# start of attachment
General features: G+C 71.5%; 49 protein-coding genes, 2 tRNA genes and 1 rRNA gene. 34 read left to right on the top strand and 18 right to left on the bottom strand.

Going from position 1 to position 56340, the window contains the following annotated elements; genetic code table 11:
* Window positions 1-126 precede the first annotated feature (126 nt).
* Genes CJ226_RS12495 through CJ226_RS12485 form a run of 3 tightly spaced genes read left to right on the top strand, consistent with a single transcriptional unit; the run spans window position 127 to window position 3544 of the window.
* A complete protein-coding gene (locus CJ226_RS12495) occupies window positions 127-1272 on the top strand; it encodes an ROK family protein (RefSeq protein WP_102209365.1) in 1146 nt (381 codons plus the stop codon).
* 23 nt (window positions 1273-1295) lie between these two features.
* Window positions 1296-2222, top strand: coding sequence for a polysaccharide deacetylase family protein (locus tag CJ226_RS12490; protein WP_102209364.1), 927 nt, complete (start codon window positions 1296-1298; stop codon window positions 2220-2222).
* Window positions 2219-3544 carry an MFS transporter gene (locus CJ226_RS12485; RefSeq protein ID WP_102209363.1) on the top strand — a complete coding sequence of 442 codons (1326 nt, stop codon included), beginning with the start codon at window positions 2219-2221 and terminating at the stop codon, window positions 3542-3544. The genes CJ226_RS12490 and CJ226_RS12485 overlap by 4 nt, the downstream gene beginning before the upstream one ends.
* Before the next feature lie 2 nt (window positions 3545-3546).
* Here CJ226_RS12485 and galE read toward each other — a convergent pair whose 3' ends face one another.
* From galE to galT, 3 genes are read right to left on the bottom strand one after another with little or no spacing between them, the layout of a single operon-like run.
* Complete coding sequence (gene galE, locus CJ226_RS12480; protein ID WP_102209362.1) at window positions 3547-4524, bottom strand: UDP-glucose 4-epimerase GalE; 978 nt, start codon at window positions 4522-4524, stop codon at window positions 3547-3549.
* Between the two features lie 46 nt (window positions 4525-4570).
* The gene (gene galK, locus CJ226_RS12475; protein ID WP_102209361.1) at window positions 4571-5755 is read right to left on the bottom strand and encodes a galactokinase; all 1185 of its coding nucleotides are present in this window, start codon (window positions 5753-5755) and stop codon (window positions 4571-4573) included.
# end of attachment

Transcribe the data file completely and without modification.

General features: G+C 71.5%; 49 protein-coding genes, 2 tRNA genes and 1 rRNA gene. 34 read left to right on the top strand and 18 right to left on the bottom strand.

Going from position 1 to position 56340, the window contains the following annotated elements; genetic code table 11:
* Window positions 1-126 precede the first annotated feature (126 nt).
* Genes CJ226_RS12495 through CJ226_RS12485 form a run of 3 tightly spaced genes read left to right on the top strand, consistent with a single transcriptional unit; the run spans window position 127 to window position 3544 of the window.
* A complete protein-coding gene (locus CJ226_RS12495) occupies window positions 127-1272 on the top strand; it encodes an ROK family protein (RefSeq protein WP_102209365.1) in 1146 nt (381 codons plus the stop codon).
* 23 nt (window positions 1273-1295) lie between these two features.
* Window positions 1296-2222, top strand: coding sequence for a polysaccharide deacetylase family protein (locus tag CJ226_RS12490; protein WP_102209364.1), 927 nt, complete (start codon window positions 1296-1298; stop codon window positions 2220-2222).
* Window positions 2219-3544 carry an MFS transporter gene (locus CJ226_RS12485; RefSeq protein ID WP_102209363.1) on the top strand — a complete coding sequence of 442 codons (1326 nt, stop codon included), beginning with the start codon at window positions 2219-2221 and terminating at the stop codon, window positions 3542-3544. The genes CJ226_RS12490 and CJ226_RS12485 overlap by 4 nt, the downstream gene beginning before the upstream one ends.
* Before the next feature lie 2 nt (window positions 3545-3546).
* Here CJ226_RS12485 and galE read toward each other — a convergent pair whose 3' ends face one another.
* From galE to galT, 3 genes are read right to left on the bottom strand one after another with little or no spacing between them, the layout of a single operon-like run.
* Complete coding sequence (gene galE, locus CJ226_RS12480; protein ID WP_102209362.1) at window positions 3547-4524, bottom strand: UDP-glucose 4-epimerase GalE; 978 nt, start codon at window positions 4522-4524, stop codon at window positions 3547-3549.
* Between the two features lie 46 nt (window positions 4525-4570).
* The gene (gene galK, locus CJ226_RS12475; protein ID WP_102209361.1) at window positions 4571-5755 is read right to left on the bottom strand and encodes a galactokinase; all 1185 of its coding nucleotides are present in this window, start codon (window positions 5753-5755) and stop codon (window positions 4571-4573) included.